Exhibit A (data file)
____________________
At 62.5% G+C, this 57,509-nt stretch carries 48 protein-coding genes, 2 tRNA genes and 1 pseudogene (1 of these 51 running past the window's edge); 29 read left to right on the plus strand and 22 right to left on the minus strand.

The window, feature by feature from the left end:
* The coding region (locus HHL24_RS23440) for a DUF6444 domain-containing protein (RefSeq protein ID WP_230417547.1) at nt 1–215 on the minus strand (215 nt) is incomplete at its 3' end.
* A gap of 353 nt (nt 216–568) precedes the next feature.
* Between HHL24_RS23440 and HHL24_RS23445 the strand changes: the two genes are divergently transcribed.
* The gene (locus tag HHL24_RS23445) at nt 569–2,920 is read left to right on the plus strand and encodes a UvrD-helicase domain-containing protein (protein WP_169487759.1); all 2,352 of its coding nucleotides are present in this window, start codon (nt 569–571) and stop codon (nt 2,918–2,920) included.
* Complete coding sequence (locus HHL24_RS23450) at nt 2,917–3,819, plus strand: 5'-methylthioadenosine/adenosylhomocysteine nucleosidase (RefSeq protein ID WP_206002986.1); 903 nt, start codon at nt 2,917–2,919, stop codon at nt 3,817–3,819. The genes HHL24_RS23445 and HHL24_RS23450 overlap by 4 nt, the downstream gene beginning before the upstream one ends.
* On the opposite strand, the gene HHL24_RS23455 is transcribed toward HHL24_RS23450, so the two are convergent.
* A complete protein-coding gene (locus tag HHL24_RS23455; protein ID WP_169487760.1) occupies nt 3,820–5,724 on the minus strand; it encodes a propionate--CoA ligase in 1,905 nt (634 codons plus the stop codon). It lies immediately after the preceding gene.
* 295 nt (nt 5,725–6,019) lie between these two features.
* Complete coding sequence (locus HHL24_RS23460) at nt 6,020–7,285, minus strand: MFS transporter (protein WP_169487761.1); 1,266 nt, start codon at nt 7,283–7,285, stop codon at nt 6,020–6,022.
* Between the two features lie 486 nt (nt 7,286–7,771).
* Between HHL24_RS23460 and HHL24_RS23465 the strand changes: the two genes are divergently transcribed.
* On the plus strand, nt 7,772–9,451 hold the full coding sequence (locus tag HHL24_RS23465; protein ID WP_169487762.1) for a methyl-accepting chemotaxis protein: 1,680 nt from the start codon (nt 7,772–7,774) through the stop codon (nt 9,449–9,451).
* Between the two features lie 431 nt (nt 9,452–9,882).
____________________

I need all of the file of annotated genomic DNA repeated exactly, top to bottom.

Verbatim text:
At 62.5% G+C, this 57,509-nt stretch carries 48 protein-coding genes, 2 tRNA genes and 1 pseudogene (1 of these 51 running past the window's edge); 29 read left to right on the plus strand and 22 right to left on the minus strand.

The window, feature by feature from the left end:
* The coding region (locus HHL24_RS23440) for a DUF6444 domain-containing protein (RefSeq protein ID WP_230417547.1) at nt 1–215 on the minus strand (215 nt) is incomplete at its 3' end.
* A gap of 353 nt (nt 216–568) precedes the next feature.
* Between HHL24_RS23440 and HHL24_RS23445 the strand changes: the two genes are divergently transcribed.
* The gene (locus tag HHL24_RS23445) at nt 569–2,920 is read left to right on the plus strand and encodes a UvrD-helicase domain-containing protein (protein WP_169487759.1); all 2,352 of its coding nucleotides are present in this window, start codon (nt 569–571) and stop codon (nt 2,918–2,920) included.
* Complete coding sequence (locus HHL24_RS23450) at nt 2,917–3,819, plus strand: 5'-methylthioadenosine/adenosylhomocysteine nucleosidase (RefSeq protein ID WP_206002986.1); 903 nt, start codon at nt 2,917–2,919, stop codon at nt 3,817–3,819. The genes HHL24_RS23445 and HHL24_RS23450 overlap by 4 nt, the downstream gene beginning before the upstream one ends.
* On the opposite strand, the gene HHL24_RS23455 is transcribed toward HHL24_RS23450, so the two are convergent.
* A complete protein-coding gene (locus tag HHL24_RS23455; protein ID WP_169487760.1) occupies nt 3,820–5,724 on the minus strand; it encodes a propionate--CoA ligase in 1,905 nt (634 codons plus the stop codon). It lies immediately after the preceding gene.
* 295 nt (nt 5,725–6,019) lie between these two features.
* Complete coding sequence (locus HHL24_RS23460) at nt 6,020–7,285, minus strand: MFS transporter (protein WP_169487761.1); 1,266 nt, start codon at nt 7,283–7,285, stop codon at nt 6,020–6,022.
* Between the two features lie 486 nt (nt 7,286–7,771).
* Between HHL24_RS23460 and HHL24_RS23465 the strand changes: the two genes are divergently transcribed.
* On the plus strand, nt 7,772–9,451 hold the full coding sequence (locus tag HHL24_RS23465; protein ID WP_169487762.1) for a methyl-accepting chemotaxis protein: 1,680 nt from the start codon (nt 7,772–7,774) through the stop codon (nt 9,449–9,451).
* Between the two features lie 431 nt (nt 9,452–9,882).